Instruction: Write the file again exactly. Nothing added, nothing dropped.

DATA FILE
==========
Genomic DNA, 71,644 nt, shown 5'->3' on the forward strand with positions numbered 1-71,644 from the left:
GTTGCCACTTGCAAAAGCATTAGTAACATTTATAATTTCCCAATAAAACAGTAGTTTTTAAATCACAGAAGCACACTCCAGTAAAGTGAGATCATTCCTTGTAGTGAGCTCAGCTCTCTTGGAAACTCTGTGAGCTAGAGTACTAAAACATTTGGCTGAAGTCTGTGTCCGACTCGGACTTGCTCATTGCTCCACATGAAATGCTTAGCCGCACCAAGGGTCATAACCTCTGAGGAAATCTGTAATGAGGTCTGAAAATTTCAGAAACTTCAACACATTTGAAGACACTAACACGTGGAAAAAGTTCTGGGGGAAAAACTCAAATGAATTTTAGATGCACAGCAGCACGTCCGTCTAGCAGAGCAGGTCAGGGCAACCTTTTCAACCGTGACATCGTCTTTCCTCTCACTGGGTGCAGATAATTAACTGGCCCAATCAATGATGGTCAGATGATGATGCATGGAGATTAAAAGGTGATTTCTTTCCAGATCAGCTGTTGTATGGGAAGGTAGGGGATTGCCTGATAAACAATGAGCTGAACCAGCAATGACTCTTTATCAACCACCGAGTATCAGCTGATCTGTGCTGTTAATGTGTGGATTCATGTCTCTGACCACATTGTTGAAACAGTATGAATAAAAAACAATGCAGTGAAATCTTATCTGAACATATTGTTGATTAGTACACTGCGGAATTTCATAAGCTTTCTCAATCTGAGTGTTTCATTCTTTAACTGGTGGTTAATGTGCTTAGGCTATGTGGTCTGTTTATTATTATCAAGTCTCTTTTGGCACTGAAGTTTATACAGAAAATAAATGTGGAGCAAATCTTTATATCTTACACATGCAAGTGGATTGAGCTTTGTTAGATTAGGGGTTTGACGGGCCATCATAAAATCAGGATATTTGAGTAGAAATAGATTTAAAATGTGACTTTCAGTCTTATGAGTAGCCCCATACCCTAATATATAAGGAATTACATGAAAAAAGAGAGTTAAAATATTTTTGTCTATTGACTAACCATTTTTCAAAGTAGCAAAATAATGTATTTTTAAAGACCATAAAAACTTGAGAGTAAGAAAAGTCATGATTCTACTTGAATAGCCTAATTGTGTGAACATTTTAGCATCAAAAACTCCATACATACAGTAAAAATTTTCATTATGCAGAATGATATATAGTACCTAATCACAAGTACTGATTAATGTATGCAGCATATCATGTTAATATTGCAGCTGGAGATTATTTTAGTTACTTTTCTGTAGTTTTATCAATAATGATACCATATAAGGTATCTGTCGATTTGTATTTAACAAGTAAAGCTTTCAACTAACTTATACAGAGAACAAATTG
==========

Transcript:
Genomic DNA, 71,644 nt, shown 5'->3' on the forward strand with positions numbered 1-71,644 from the left:
GTTGCCACTTGCAAAAGCATTAGTAACATTTATAATTTCCCAATAAAACAGTAGTTTTTAAATCACAGAAGCACACTCCAGTAAAGTGAGATCATTCCTTGTAGTGAGCTCAGCTCTCTTGGAAACTCTGTGAGCTAGAGTACTAAAACATTTGGCTGAAGTCTGTGTCCGACTCGGACTTGCTCATTGCTCCACATGAAATGCTTAGCCGCACCAAGGGTCATAACCTCTGAGGAAATCTGTAATGAGGTCTGAAAATTTCAGAAACTTCAACACATTTGAAGACACTAACACGTGGAAAAAGTTCTGGGGGAAAAACTCAAATGAATTTTAGATGCACAGCAGCACGTCCGTCTAGCAGAGCAGGTCAGGGCAACCTTTTCAACCGTGACATCGTCTTTCCTCTCACTGGGTGCAGATAATTAACTGGCCCAATCAATGATGGTCAGATGATGATGCATGGAGATTAAAAGGTGATTTCTTTCCAGATCAGCTGTTGTATGGGAAGGTAGGGGATTGCCTGATAAACAATGAGCTGAACCAGCAATGACTCTTTATCAACCACCGAGTATCAGCTGATCTGTGCTGTTAATGTGTGGATTCATGTCTCTGACCACATTGTTGAAACAGTATGAATAAAAAACAATGCAGTGAAATCTTATCTGAACATATTGTTGATTAGTACACTGCGGAATTTCATAAGCTTTCTCAATCTGAGTGTTTCATTCTTTAACTGGTGGTTAATGTGCTTAGGCTATGTGGTCTGTTTATTATTATCAAGTCTCTTTTGGCACTGAAGTTTATACAGAAAATAAATGTGGAGCAAATCTTTATATCTTACACATGCAAGTGGATTGAGCTTTGTTAGATTAGGGGTTTGACGGGCCATCATAAAATCAGGATATTTGAGTAGAAATAGATTTAAAATGTGACTTTCAGTCTTATGAGTAGCCCCATACCCTAATATATAAGGAATTACATGAAAAAAGAGAGTTAAAATATTTTTGTCTATTGACTAACCATTTTTCAAAGTAGCAAAATAATGTATTTTTAAAGACCATAAAAACTTGAGAGTAAGAAAAGTCATGATTCTACTTGAATAGCCTAATTGTGTGAACATTTTAGCATCAAAAACTCCATACATACAGTAAAAATTTTCATTATGCAGAATGATATATAGTACCTAATCACAAGTACTGATTAATGTATGCAGCATATCATGTTAATATTGCAGCTGGAGATTATTTTAGTTACTTTTCTGTAGTTTTATCAATAATGATACCATATAAGGTATCTGTCGATTTGTATTTAACAAGTAAAGCTTTCAACTAACTTATACAGAGAACAAATTG